The American Association of Nurse Practitioners® (AANP) is committed to providing members with up-to-date clinical and policy resources and information related to the COVID-19 pandemic and National Emergency Declaration.
The U.S. Food and Drug Administration issued the first two emergency use authorizations (EUAs) to the Pfizer-BioNTech COVID-19 Vaccine and the Moderna COVID-19 Vaccine. The Pfizer vaccine is for the prevention of COVID-19 caused by the SARS-CoV-2 virus in individuals 16 years of age and older. The Moderna vaccine will be distributed in the U.S. for individuals 18 years of age and older. AANP is committed to ensuring that NP have access to the latest COVID-19 vaccine information so they can educate patients on the importance of vaccination, and the association urges the public to get vaccinated at the earliest opportunity.
The CDC is tracking the latest COVID-19 vaccine news, and offers information about vaccine recommendations, how researchers are ensuring the safety of vaccines, how COVID-19 vaccines work and other details. The CDC also stresses the importance of COVID-19 vaccination for health care workers. A number of COVID-19 vaccine resources are now available, including:
In the U.S., 31,161,075 vaccine doses have been distributed, according to the CDC, with 10,595,866 people receiving one dose and 1,610,524 receiving two doses.
HHS has produced a video series detailing the history and science of vaccines. The series is designed to provide background and clarity — via expert commentary and graphic illustration — to help viewers understand how vaccines are developed and the full strength of initiatives such as Operation Warp Speed.
The White House released its COVID-19 Vaccine Distribution Strategy, which includes two documents detailing the distribution strategy and a vaccine program interim playbook.
Additionally, Vice President Mike Pence, second lady Karen Pence, President-elect Joe Biden, incoming first lady Jill Biden, Vice President-elect Kamala Karris and incoming second gentleman Doug Emhoff have all publicly received a COVID-19 vaccine to promote the safety and efficacy of the vaccine.
The CDC currently cautions that COVID-19 cases are rising and recommends the wearing of masks in public settings where other social distancing measures are difficult to maintain.
The CDC has released interim guidance for health care professionals in the U.S. to combat the spread of this illness, including but not limited to guidance on:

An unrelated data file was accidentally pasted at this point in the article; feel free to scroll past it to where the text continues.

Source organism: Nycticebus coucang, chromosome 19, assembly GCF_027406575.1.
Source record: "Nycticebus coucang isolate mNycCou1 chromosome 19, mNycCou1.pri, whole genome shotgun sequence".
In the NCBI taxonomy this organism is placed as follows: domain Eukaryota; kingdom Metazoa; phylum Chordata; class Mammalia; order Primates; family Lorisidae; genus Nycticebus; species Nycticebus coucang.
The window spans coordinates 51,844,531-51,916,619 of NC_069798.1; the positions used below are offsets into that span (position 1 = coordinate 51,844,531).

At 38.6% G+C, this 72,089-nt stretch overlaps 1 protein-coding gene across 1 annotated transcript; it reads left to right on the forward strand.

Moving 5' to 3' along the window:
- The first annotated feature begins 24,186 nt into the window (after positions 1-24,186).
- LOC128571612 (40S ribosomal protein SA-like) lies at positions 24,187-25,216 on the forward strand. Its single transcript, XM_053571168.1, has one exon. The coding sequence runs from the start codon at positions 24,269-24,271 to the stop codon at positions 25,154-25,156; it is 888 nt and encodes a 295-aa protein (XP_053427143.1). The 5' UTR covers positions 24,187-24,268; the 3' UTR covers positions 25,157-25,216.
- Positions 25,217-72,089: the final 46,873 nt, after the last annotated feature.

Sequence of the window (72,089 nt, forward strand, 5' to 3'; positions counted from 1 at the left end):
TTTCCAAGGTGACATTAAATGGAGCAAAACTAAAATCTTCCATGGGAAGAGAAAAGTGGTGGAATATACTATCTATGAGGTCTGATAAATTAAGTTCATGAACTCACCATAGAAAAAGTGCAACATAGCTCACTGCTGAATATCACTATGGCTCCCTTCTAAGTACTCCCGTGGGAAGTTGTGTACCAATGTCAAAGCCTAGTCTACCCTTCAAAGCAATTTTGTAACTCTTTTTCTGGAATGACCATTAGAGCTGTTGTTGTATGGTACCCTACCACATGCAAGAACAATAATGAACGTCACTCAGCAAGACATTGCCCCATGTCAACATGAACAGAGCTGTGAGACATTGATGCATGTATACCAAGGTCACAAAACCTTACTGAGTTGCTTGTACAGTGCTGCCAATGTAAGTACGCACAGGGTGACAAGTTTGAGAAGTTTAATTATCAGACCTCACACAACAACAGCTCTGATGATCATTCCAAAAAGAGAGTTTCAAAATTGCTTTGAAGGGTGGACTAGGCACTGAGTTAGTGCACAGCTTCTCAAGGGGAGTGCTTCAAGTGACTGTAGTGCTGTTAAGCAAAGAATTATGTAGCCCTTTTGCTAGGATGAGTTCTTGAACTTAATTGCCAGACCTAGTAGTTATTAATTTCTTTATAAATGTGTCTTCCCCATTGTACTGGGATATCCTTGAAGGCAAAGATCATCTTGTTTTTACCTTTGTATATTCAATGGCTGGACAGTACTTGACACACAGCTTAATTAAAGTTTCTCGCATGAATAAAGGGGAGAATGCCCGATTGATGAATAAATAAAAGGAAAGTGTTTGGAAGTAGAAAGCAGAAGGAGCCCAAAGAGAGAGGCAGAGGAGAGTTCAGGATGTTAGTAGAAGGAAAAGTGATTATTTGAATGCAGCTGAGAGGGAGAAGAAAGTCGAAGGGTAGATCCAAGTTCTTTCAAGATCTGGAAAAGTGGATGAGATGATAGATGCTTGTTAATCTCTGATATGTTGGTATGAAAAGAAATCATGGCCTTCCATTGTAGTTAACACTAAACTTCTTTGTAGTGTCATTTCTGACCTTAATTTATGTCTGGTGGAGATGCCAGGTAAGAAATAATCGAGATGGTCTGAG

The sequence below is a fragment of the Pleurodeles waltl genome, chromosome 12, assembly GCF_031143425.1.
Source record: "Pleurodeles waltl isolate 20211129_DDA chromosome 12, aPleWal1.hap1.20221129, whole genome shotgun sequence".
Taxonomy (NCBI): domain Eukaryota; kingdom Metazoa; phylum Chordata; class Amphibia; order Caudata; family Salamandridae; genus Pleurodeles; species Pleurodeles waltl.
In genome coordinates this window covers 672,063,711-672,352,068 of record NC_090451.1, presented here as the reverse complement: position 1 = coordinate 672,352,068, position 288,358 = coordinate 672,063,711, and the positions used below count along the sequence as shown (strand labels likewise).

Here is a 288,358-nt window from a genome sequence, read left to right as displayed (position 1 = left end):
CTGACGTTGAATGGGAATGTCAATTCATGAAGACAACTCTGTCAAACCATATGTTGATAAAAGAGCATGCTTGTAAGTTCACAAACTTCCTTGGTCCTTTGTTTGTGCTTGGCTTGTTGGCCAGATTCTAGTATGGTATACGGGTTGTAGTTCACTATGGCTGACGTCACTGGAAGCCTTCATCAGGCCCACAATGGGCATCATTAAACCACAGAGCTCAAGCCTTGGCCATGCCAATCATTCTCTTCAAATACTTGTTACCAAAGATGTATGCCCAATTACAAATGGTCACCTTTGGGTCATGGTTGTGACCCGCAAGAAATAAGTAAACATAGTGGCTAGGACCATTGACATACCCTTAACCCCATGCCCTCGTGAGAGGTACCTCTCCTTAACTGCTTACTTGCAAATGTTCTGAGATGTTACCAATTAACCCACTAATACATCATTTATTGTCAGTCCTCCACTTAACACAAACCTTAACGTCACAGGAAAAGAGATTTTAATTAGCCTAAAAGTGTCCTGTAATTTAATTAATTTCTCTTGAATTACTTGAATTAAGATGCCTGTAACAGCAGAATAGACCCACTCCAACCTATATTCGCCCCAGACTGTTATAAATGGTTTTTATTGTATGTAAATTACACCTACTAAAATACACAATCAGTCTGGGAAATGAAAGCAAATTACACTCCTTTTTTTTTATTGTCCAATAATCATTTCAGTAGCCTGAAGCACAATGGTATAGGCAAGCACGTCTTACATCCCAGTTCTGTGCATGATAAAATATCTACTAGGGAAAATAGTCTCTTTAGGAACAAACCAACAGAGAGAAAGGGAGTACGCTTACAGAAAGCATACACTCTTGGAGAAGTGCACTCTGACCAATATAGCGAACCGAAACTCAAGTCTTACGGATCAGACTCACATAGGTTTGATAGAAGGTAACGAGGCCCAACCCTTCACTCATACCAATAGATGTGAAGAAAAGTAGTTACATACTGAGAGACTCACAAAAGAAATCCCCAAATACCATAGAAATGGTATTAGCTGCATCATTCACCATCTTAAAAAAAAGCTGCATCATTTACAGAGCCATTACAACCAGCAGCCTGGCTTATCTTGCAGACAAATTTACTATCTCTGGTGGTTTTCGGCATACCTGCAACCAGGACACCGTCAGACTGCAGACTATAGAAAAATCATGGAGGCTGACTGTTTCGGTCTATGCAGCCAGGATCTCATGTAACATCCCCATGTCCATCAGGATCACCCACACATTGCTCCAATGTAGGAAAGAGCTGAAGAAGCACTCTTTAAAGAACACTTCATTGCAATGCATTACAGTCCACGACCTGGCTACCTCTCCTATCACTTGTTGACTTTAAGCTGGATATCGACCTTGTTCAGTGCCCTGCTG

In the U.S., 267,851,979 tests have been reported, according to the CDC, with 24,485,632 reported as positive.
On March 16, President Trump announced COVID-19 guidelines for the U.S., which were extended through April 30.
The White House has since released Guidelines for Opening Up America Again. These include necessary criteria before states begin their phased openings, what states need to do to prepare to open and guidelines for each phase of opening.
Register now for AANP's free webinar The Time Is Now: The Nurse Practitioner’s Role in COVID-19 Vaccination During a Global Pandemic (Part 3) on January 22, 1–2:30 p.m. ET (12–1:30 p.m. CT). This is the third of a three-part webinar series exploring the necessary steps you can take to ensure that your practice is ready for the distribution of the COVID-19 vaccine.
In addition, AANP will be hosting the Winter Update of A Case in the Life: COVID-19 on February 4, 3–5 p.m. ET (2–4 p.m. CT). This free webinar is the third of a series helping NPs gain a solid foundation from which to diagnose and treat patients with COVID-19 in primary care and emergency room settings, plus identify patients who are at risk for severe disease.
NAM and the American Public Health Association have launched a nonaccredited webinar series to explore the current science about COVID-19. Webinar topics include crisis standards of care during COVID-19, the science behind social distancing and the impact of COVID-19 on long-term health.
A NAM committee has also reviewed the effectiveness of homemade fabric masks, potential effects of seasonal and temperature changes and how infected patients spread COVID-19. The committee was assembled in March at the request of the U.S. Department of Health and Human Services.